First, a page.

As you probably already know, a number of websites have gone silent today in protest of the Stop Online Piracy Act currently being considered by Congress and the Senate’s similarly controversial Protect IP Act. And while Google, which has previously voiced its opposition to both pieces of legislation, didn’t shut down for the day, it is making its feelings known to the public.
In addition to slapping a black bar over the Google logo on its homepage, the Internet titan has posted the above infographic to show the vast number and variety of people who have come out against SOPA and PIPA.
Since the text is more than a bit hard to read at this size, we’ve summarized the info below — or you can either click here to see the full-size PDF. You can also add your name to the petition there and read more about the two bills.
Here are the numbers Google has for opponents to SOPA and PIPA:
1 — Vint Cerf, one of the founding fathers of the Internet, opposed SOPA in an open letter to Congress.
5 — Internet security experts (Steve Crocker, David Dagon, Dan Kaminsky, Danny McPherson, Paul Vixie) issued a white paper raising serious concerns about the technical approach of PIPA.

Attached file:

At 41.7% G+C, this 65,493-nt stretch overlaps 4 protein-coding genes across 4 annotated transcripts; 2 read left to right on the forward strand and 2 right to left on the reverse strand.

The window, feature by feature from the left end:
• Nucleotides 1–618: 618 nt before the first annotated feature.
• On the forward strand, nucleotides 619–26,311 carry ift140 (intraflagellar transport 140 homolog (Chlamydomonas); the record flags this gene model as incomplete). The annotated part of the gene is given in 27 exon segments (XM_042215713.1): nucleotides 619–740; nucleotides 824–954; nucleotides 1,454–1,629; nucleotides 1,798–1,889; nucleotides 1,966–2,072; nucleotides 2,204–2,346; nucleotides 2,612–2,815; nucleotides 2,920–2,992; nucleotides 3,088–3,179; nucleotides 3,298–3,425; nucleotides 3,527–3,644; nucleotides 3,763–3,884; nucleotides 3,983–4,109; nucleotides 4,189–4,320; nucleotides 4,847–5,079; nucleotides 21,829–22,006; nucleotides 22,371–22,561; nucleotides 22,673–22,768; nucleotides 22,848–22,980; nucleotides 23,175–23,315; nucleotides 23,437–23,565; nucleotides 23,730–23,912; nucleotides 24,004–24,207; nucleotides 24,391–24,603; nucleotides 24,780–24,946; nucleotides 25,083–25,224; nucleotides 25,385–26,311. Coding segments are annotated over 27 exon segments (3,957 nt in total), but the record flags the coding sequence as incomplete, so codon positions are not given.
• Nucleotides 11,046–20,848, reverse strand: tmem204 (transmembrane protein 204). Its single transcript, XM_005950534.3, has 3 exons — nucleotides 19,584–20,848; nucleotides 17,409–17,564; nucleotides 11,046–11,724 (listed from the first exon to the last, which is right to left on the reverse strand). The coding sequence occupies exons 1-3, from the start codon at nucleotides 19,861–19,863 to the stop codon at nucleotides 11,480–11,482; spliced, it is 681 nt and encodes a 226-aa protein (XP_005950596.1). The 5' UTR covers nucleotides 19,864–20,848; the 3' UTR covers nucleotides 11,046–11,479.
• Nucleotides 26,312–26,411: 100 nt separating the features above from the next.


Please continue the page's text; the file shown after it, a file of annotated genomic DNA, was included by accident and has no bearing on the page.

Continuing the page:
9 — Internet and technology companies (including AOL, eBay, Google, Facebook, Twitter, Firefox, LinkedIn, Zynga) sent an open letter opposing the bills and the risks posed to innovation and job creation.
17 — Internet company founders (including Arianna Huffington, Craig Newmark, Jimmy Wales and Sergey Brin) sent an open letter opposing SOPA and PIPA.
39 — Advocacy and public interest organizations (including the ACLU, MoveOn and Consumers Union) voiced their opposition.
41 — Human organizations, including the Center for Media Justice and Reporters Without Borders, sent a letter to express concern for the bills’ civil and human rights implications.
55 — Leading venture capitalists issued a letter expressing concerns that PIPA “would stifle investment in Internet services, throttle innovation and hurt American competitiveness.”
110 — Law professors sent a letter expressing “serious constitutional, innovation, and foreign policy concerns.”
204 — Entrepreneurs sent a letter expressing concern that PIPA and SOPA would “hurt economic growth and chill innovation.”
113,000+ — People have petitioned the White House to oppose SOPA and PIPA. The White House issued a commitment to “not support legislation that reduces freedom of expression, increases cybersecurity risk, or undermines the dynamic, innovative, global Internet.”
887,000+ — members of the American public called Congress to voice their opposition through AmericanCensorship.org.
3,000,000+ — Americans voice their opposition by signing petitions.